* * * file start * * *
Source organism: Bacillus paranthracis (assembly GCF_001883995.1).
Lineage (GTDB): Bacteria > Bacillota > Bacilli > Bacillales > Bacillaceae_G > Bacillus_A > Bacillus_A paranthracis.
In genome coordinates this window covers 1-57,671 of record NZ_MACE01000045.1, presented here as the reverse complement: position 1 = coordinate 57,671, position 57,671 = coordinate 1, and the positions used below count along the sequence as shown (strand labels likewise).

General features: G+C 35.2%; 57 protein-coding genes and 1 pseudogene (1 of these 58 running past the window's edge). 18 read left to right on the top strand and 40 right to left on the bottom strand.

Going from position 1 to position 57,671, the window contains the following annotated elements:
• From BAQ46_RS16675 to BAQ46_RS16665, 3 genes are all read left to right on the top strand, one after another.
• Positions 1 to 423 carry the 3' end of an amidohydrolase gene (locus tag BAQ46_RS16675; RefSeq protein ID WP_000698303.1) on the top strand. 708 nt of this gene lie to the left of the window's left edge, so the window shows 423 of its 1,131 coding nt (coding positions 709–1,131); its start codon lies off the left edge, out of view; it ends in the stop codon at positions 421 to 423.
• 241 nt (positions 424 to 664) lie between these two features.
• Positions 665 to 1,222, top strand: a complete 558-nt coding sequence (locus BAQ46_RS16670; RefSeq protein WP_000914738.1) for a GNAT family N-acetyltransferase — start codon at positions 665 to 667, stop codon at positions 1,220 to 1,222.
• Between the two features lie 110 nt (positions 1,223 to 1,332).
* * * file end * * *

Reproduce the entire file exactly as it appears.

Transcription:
Source organism: Bacillus paranthracis (assembly GCF_001883995.1).
Lineage (GTDB): Bacteria > Bacillota > Bacilli > Bacillales > Bacillaceae_G > Bacillus_A > Bacillus_A paranthracis.
In genome coordinates this window covers 1-57,671 of record NZ_MACE01000045.1, presented here as the reverse complement: position 1 = coordinate 57,671, position 57,671 = coordinate 1, and the positions used below count along the sequence as shown (strand labels likewise).

General features: G+C 35.2%; 57 protein-coding genes and 1 pseudogene (1 of these 58 running past the window's edge). 18 read left to right on the top strand and 40 right to left on the bottom strand.

Going from position 1 to position 57,671, the window contains the following annotated elements:
• From BAQ46_RS16675 to BAQ46_RS16665, 3 genes are all read left to right on the top strand, one after another.
• Positions 1 to 423 carry the 3' end of an amidohydrolase gene (locus tag BAQ46_RS16675; RefSeq protein ID WP_000698303.1) on the top strand. 708 nt of this gene lie to the left of the window's left edge, so the window shows 423 of its 1,131 coding nt (coding positions 709–1,131); its start codon lies off the left edge, out of view; it ends in the stop codon at positions 421 to 423.
• 241 nt (positions 424 to 664) lie between these two features.
• Positions 665 to 1,222, top strand: a complete 558-nt coding sequence (locus BAQ46_RS16670; RefSeq protein WP_000914738.1) for a GNAT family N-acetyltransferase — start codon at positions 665 to 667, stop codon at positions 1,220 to 1,222.
• Between the two features lie 110 nt (positions 1,223 to 1,332).